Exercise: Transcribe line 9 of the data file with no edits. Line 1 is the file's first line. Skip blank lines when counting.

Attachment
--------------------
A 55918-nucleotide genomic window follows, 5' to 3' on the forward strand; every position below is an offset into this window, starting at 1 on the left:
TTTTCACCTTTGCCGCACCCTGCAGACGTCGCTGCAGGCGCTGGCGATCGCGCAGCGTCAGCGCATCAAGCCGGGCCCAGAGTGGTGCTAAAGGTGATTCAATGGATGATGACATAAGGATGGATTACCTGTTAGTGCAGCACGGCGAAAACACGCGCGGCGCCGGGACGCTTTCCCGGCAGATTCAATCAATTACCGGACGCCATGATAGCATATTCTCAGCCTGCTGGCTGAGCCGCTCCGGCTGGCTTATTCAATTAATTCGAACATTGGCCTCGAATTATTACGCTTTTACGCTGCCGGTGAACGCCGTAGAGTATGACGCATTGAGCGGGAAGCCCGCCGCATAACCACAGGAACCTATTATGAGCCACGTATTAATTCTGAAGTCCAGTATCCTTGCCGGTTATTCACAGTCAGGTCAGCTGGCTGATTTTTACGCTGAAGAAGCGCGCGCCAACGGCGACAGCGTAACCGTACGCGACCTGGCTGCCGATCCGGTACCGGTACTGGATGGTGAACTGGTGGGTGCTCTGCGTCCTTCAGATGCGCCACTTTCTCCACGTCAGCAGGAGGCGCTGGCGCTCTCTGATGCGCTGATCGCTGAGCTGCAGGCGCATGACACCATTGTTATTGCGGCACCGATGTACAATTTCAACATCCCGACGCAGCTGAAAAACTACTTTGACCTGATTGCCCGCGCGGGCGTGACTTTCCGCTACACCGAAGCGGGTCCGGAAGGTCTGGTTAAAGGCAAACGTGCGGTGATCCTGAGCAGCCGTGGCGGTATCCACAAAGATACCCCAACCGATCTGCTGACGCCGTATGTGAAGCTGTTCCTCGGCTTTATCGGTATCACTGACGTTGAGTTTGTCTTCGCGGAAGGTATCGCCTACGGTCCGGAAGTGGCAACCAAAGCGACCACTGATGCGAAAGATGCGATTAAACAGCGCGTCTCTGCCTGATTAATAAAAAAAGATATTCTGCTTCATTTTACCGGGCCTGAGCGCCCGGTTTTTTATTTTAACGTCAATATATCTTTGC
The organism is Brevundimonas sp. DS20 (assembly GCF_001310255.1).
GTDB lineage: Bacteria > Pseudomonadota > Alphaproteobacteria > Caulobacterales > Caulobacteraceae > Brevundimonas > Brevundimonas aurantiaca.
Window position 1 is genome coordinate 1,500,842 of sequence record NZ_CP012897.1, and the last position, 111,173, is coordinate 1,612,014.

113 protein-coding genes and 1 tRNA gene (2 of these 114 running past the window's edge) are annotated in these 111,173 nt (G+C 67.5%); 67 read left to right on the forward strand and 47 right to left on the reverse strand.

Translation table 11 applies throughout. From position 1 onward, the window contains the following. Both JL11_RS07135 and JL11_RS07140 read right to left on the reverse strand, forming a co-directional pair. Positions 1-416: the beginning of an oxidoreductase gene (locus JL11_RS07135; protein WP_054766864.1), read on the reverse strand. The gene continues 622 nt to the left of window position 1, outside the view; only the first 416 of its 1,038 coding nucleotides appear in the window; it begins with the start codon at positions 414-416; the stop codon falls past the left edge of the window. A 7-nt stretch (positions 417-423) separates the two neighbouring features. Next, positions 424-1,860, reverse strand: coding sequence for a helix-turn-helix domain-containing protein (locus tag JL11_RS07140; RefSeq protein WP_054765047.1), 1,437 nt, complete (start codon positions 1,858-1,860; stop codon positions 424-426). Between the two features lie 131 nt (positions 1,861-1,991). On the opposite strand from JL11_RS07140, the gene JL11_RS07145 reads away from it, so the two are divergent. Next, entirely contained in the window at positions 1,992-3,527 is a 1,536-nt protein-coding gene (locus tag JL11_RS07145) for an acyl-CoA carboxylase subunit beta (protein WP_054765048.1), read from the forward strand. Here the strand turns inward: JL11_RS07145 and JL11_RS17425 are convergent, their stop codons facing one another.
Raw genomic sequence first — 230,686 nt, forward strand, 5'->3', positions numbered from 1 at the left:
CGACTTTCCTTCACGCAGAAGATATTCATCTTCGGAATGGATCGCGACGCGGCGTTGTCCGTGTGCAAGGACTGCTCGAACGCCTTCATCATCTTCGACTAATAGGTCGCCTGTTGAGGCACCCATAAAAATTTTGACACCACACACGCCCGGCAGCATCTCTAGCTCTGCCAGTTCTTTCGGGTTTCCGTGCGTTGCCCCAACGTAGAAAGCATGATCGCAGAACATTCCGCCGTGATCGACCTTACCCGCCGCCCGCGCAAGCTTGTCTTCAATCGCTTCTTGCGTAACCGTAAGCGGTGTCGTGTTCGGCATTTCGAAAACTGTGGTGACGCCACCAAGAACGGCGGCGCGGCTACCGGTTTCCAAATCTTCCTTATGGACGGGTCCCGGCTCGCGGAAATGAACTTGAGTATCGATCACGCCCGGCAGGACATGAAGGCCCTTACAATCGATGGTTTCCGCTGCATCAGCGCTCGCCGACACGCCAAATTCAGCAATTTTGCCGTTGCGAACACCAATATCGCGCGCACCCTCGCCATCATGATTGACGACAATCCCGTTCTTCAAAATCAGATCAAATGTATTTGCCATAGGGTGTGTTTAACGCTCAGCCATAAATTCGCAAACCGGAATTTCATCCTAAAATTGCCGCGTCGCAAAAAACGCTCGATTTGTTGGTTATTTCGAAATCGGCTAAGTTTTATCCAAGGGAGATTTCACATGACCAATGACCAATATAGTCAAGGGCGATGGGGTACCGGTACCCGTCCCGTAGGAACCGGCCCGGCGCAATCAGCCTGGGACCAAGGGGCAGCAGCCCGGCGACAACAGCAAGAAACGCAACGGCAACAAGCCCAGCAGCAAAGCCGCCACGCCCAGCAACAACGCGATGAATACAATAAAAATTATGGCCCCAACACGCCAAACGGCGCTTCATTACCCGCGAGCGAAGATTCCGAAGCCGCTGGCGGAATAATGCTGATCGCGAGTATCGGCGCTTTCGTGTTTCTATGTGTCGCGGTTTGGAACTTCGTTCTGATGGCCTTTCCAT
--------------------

CGACTTTCCTTCACGCAGAAGATATTCATCTTCGGAATGGATCGCGACGCGGCGTTGTCCGTGTGCAAGGACTGCTCGAACGCCTTCATCATCTTCGACTAATAGGTCGCCTGTTGAGGCACCCATAAAAATTTTGACACCACACACGCCCGGCAGCATCTCTAGCTCTGCCAGTTCTTTCGGGTTTCCGTGCGTTGCCCCAACGTAGAAAGCATGATCGCAGAACATTCCGCCGTGATCGACCTTACCCGCCGCCCGCGCAAGCTTGTCTTCAATCGCTTCTTGCGTAACCGTAAGCGGTGTCGTGTTCGGCATTTCGAAAACTGTGGTGACGCCACCAAGAACGGCGGCGCGGCTACCGGTTTCCAAATCTTCCTTATGGACGGGTCCCGGCTCGCGGAAATGAACTTGAGTATCGATCACGCCCGGCAGGACATGAAGGCCCTTACAATCGATGGTTTCCGCTGCATCAGCGCTCGCCGACACGCCAAATTCAGCAATTTTGCCGTTGCGAACACCAATATCGCGCGCACCCTCGCCATCATGATTGACGACAATCCCGTTCTTCAAAATCAGATCAAATGTATTTGCCATAGGGTGTGTTTAACGCTCAGCCATAAATTCGCAAACCGGAATTTCATCCTAAAATTGCCGCGTCGCAAAAAACGCTCGATTTGTTGGTTATTTCGAAATCGGCTAAGTTTTATCCAAGGGAGATTTCACATGACCAATGACCAATATAGTCAAGGGCGATGGGGTACCGGTACCCGTCCCGTAGGAACCGGCCCGGCGCAATCAGCCTGGGACCAAGGGGCAGCAGCCCGGCGACAACAGCAAGAAACGCAACGGCAACAAGCCCAGCAGCAAAGCCGCCACGCCCAGCAACAACGCGATGAATACAATAAAAATTATGGCCCCAACACGCCAAACGGCGCTTCATTACCCGCGAGCGAAGATTCCGAAGCCGCTGGCGGAATAATGCTGATCGCGAGTATCGGCGCTTTCGTGTTTCTATGTGTCGCGGTTTGGAACTTCGTTCTGATGGCCTTTCCAT